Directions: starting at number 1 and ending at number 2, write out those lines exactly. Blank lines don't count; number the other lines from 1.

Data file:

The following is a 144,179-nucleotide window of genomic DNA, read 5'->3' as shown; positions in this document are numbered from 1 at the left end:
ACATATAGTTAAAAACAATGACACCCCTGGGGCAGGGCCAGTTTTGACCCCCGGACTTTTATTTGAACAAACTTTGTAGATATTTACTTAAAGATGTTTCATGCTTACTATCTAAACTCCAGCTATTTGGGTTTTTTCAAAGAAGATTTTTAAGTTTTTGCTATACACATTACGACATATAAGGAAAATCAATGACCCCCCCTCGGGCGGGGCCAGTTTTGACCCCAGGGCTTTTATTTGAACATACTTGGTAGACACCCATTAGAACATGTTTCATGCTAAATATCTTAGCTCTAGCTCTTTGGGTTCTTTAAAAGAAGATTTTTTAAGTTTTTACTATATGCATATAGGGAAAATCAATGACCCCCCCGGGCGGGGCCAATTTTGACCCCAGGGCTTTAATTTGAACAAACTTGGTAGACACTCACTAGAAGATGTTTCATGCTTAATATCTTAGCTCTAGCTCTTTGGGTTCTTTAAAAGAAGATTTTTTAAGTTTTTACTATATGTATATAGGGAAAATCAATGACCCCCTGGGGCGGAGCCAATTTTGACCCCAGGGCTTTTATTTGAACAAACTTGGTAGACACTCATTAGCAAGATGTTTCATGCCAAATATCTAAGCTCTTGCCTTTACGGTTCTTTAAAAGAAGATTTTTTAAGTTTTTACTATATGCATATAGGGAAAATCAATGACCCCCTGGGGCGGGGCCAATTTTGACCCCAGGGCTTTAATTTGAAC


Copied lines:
The following is a 144,179-nucleotide window of genomic DNA, read 5'->3' as shown; positions in this document are numbered from 1 at the left end:
ACATATAGTTAAAAACAATGACACCCCTGGGGCAGGGCCAGTTTTGACCCCCGGACTTTTATTTGAACAAACTTTGTAGATATTTACTTAAAGATGTTTCATGCTTACTATCTAAACTCCAGCTATTTGGGTTTTTTCAAAGAAGATTTTTAAGTTTTTGCTATACACATTACGACATATAAGGAAAATCAATGACCCCCCCTCGGGCGGGGCCAGTTTTGACCCCAGGGCTTTTATTTGAACATACTTGGTAGACACCCATTAGAACATGTTTCATGCTAAATATCTTAGCTCTAGCTCTTTGGGTTCTTTAAAAGAAGATTTTTTAAGTTTTTACTATATGCATATAGGGAAAATCAATGACCCCCCCGGGCGGGGCCAATTTTGACCCCAGGGCTTTAATTTGAACAAACTTGGTAGACACTCACTAGAAGATGTTTCATGCTTAATATCTTAGCTCTAGCTCTTTGGGTTCTTTAAAAGAAGATTTTTTAAGTTTTTACTATATGTATATAGGGAAAATCAATGACCCCCTGGGGCGGAGCCAATTTTGACCCCAGGGCTTTTATTTGAACAAACTTGGTAGACACTCATTAGCAAGATGTTTCATGCCAAATATCTAAGCTCTTGCCTTTACGGTTCTTTAAAAGAAGATTTTTTAAGTTTTTACTATATGCATATAGGGAAAATCAATGACCCCCTGGGGCGGGGCCAATTTTGACCCCAGGGCTTTAATTTGAAC